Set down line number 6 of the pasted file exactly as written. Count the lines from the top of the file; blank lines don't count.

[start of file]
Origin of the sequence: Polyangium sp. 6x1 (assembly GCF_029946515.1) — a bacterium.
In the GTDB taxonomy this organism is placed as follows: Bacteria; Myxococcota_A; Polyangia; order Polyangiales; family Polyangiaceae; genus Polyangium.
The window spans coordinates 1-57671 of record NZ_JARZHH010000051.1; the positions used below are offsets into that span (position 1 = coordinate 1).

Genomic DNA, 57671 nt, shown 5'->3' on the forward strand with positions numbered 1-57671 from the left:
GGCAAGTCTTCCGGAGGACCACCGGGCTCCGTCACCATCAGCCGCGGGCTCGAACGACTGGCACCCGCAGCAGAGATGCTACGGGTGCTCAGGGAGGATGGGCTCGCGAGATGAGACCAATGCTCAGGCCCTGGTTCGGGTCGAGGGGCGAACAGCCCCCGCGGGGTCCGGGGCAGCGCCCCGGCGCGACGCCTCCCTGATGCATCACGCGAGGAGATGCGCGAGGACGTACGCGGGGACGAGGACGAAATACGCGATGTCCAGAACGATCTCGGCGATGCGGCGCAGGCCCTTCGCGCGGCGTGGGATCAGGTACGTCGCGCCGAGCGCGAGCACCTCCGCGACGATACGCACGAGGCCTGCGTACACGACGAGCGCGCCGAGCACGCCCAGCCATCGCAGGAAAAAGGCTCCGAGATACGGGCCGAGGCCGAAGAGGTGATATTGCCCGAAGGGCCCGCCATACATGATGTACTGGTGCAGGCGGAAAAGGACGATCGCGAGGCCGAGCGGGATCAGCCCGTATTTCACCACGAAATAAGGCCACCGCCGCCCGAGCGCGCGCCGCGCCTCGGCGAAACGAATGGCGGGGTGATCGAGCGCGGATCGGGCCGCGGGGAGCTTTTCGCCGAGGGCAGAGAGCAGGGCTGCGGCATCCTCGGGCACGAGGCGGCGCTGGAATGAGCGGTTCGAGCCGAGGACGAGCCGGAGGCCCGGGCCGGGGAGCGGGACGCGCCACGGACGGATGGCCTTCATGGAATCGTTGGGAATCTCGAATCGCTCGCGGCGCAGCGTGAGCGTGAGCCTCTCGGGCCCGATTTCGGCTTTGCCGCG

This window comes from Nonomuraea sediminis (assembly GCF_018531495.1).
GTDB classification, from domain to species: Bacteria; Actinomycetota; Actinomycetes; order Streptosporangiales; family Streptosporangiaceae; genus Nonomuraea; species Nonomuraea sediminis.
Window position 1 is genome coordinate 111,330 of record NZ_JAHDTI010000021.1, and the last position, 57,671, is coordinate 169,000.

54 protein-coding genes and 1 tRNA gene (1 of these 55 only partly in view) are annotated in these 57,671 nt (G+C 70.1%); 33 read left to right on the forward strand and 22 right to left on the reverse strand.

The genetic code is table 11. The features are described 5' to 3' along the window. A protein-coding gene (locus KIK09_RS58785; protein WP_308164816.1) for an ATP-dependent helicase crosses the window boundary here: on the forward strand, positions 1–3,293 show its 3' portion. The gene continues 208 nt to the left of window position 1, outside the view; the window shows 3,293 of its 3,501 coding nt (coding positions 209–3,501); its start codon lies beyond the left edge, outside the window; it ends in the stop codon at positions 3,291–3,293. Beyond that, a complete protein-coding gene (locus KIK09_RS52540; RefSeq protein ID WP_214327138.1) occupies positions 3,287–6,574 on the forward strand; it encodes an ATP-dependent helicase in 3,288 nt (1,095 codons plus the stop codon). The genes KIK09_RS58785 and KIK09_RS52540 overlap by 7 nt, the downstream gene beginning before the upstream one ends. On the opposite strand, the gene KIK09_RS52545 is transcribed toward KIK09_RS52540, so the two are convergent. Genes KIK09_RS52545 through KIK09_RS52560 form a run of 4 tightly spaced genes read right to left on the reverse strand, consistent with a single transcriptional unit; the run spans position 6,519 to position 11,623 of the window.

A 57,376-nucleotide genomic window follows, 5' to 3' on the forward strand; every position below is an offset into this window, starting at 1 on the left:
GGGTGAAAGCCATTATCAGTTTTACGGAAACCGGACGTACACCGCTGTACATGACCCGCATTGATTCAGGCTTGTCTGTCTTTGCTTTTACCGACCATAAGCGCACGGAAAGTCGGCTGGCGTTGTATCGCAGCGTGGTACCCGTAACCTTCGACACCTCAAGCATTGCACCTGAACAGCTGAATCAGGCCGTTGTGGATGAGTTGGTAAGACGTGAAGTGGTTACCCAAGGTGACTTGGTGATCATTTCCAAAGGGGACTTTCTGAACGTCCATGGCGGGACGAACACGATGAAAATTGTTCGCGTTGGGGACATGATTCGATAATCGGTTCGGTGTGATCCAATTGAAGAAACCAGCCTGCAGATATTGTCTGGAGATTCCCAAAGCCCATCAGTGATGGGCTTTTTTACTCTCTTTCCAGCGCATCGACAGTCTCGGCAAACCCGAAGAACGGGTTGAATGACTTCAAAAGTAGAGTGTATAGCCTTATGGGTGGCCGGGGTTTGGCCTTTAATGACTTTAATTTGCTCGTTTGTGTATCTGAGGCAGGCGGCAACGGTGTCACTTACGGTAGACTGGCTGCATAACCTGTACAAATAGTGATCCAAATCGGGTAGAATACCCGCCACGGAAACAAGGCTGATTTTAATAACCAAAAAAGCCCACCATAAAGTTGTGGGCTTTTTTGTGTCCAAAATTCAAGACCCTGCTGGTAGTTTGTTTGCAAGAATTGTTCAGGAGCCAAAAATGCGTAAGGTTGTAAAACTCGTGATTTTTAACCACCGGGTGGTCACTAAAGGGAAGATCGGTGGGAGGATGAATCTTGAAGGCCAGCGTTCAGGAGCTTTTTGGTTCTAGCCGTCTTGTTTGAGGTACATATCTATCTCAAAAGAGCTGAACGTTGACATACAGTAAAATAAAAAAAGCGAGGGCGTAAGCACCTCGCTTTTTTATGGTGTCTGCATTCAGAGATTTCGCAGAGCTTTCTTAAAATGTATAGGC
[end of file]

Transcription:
This window comes from Nonomuraea sediminis (assembly GCF_018531495.1).